SAN FRANCISCO (Reuters) – Russian actors believed to be connected to the government have been actively involved in spreading divisive content and promoting extreme themes in the run-up to Tuesday’s U.S. mid-term elections, but they are working harder to hide their tracks, according to government investigators, academics and security firms.
A cyclist passes by a sign directing voters to a polling station in Milwaukee, Wisconsin, U.S. November 4, 2018. REUTERS/Nick Oxford
Researchers studying the spread of disinformation on Facebook, Twitter, Reddit and other platforms say the new, more subtle tactics have allowed most of the so-called information operations campaigns to survive purges by the big social media companies and avoid government scrutiny.
“The Russians are definitely not sitting this one out,” said Graham Brookie, director of the Atlantic Council’s Digital Forensic Research Lab. “They have adapted over time to increased (U.S.) focus on influence operations.”
U.S. intelligence and law enforcement agencies say Russia used disinformation and other tactics to support President Donald Trump’s 2016 campaign. The Russian government has rejected all allegations of election interference.
One clear sign of the continued Russian commitment to disrupting American political life came out in charges unsealed last month against a Russian woman who serves as an accountant at a St. Petersburg company known as the Internet Research Agency.
After spending $12 million on a project to influence the U.S. election through social media in 2016, the company budgeted $12.2 million for last year and then proposed spending $10 million in just the first half of 2018, court filings showed.
The indictment said the Internet Research Agency used fake social media accounts to post on both sides of politically charged issues including race, gun control and immigration. The instructions were detailed, down to how to mock particular politicians during a specific news cycle.
If the goals of spreading divisive content have remained the same, the methods have evolved in multiple ways, researchers say. For one, there has been less reliance on pure fiction. People have been sensitized to look for completely false stories, and Facebook has been using outside fact-checkers to at least slow their spread on its pages.
“We’ve done a lot research on fake news and people are getting better at figuring out what it is, so it’s become less effective as a tactic,” said Priscilla Moriuchi, a former National Security Agency official who is now a threat analyst at the cybersecurity firm Recorded Future threat manager.
Instead, Russian accounts have been amplifying stories and internet “memes” that initially came from the U.S. far left or far right. Such postings seem more authentic, are harder to identify as foreign, and are easier to produce than made-up stories.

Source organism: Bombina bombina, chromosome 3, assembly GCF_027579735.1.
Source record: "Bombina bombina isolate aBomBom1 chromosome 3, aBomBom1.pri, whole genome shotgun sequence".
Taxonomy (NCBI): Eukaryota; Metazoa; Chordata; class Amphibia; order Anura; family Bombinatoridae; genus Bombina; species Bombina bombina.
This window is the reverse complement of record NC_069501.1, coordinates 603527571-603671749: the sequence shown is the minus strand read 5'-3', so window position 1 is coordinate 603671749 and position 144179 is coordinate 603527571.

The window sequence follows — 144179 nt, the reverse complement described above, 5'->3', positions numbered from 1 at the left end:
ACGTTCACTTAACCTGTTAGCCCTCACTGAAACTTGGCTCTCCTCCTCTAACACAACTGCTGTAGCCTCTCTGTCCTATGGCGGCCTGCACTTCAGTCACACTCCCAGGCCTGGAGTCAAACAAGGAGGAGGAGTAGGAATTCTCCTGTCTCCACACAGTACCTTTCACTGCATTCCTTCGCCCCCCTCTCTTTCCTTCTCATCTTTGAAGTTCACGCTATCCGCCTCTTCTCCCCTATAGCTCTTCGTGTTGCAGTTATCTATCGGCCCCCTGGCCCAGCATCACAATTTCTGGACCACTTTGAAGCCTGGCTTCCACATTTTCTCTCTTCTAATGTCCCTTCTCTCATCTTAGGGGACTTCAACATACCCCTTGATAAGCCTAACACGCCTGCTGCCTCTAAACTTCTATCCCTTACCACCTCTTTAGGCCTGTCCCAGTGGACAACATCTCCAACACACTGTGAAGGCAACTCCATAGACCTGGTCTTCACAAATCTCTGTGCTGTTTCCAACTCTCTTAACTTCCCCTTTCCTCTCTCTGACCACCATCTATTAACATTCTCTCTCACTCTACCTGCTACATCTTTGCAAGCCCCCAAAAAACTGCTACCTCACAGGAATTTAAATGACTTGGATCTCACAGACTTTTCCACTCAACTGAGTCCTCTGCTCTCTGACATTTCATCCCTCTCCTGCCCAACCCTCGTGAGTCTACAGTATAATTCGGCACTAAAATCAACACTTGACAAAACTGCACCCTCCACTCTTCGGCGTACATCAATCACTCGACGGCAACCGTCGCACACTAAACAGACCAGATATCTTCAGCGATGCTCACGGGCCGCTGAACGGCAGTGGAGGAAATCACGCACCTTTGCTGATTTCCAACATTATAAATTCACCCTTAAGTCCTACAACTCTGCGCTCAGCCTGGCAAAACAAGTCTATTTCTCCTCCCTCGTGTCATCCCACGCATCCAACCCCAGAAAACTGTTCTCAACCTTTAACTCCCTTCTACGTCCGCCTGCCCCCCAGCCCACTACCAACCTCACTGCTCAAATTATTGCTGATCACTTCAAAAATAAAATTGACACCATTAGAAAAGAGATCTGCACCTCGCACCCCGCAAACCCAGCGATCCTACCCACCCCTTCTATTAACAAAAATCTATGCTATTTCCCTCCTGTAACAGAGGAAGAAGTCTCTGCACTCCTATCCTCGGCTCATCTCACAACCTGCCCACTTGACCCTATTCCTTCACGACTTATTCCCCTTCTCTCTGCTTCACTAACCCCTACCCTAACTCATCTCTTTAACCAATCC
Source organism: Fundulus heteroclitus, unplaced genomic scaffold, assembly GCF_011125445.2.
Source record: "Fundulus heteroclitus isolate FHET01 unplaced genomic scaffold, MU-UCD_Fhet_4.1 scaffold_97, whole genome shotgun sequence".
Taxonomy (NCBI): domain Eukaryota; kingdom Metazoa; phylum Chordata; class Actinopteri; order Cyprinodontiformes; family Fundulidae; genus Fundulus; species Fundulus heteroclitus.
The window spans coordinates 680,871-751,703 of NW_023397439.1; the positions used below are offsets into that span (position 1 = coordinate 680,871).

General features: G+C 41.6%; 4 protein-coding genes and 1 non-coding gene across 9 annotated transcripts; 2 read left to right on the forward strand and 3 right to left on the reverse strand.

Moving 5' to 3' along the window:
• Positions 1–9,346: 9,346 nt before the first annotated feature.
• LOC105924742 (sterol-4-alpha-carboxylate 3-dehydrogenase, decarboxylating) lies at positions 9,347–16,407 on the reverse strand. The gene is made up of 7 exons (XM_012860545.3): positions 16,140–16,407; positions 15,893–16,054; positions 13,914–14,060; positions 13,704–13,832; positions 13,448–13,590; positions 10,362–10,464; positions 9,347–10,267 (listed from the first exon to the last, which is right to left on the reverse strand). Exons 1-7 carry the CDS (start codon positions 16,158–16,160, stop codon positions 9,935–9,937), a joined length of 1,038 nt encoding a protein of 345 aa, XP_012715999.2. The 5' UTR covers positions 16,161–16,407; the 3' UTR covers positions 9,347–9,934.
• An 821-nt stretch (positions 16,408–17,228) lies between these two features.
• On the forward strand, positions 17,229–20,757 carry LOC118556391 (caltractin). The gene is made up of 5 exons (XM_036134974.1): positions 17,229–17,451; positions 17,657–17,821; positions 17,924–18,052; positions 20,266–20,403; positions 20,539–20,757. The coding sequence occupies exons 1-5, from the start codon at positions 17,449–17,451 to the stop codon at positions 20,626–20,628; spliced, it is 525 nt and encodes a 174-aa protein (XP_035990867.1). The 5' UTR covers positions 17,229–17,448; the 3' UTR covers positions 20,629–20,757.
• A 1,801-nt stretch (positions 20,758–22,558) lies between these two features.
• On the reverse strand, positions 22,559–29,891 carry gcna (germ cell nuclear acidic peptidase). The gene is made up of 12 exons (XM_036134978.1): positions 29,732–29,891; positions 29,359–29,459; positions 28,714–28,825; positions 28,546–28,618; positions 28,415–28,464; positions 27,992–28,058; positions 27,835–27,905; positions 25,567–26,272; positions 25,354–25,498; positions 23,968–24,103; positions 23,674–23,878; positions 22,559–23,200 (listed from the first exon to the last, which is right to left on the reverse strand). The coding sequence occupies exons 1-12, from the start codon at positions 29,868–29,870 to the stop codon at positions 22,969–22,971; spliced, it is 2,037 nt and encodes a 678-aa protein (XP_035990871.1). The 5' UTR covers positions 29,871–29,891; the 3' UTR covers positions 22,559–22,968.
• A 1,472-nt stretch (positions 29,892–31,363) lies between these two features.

Renee DiResta, director of research at security company New Knowledge, said her company had compiled a list of suspected Russian accounts on Facebook and Twitter that were similar to those suspended after the 2016 campaign.
Some of them seized on the Brett Kavanaugh nomination to the Supreme Court to rally conservatives, while others used memes from the leftist Occupy Democrats. Some operators of the accounts in the collection established themselves as far-right pundits and had accounts on Gab, the social network favored by the far right.
Brookie said that while the Russian accounts might jump on a hot topic, the payoff would often come by throwing in related issues.
But that need not be necessary when the main topic is divisive enough. Take the idea of “Blexit,” a call for black Americans to exit the Democratic Party. The Daily Beast said it captured 250,000 tweets with the Blexit hashtag during a 15-hour burst last week and found that 40,000 of them came from handles that had previously participated in Russian information campaigns.
Though jumping on existing bandwagons is easier than what Russia did in 2016, other new tactics have been more complex.
In the October indictment and an earlier operation uncovered by Facebook, records showed that the instigators used Facebook’s Messenger service to try to get others to buy advertisements for them and to recruit American radicals to promote real-world protests.
Those moves allowed the Russians to evade strengthened detection systems and blend in with the crowd.
“They are baiting Americans to drive more polarizing and vitriolic content,” Brookie said. “Any given solution needs to focus on basing our politics on facts, first and foremost, and to focus on what holds our country closer together.”
Reporting by Joseph Menn in San Francisco; Editing by Jonathan Weber and Neil Fullick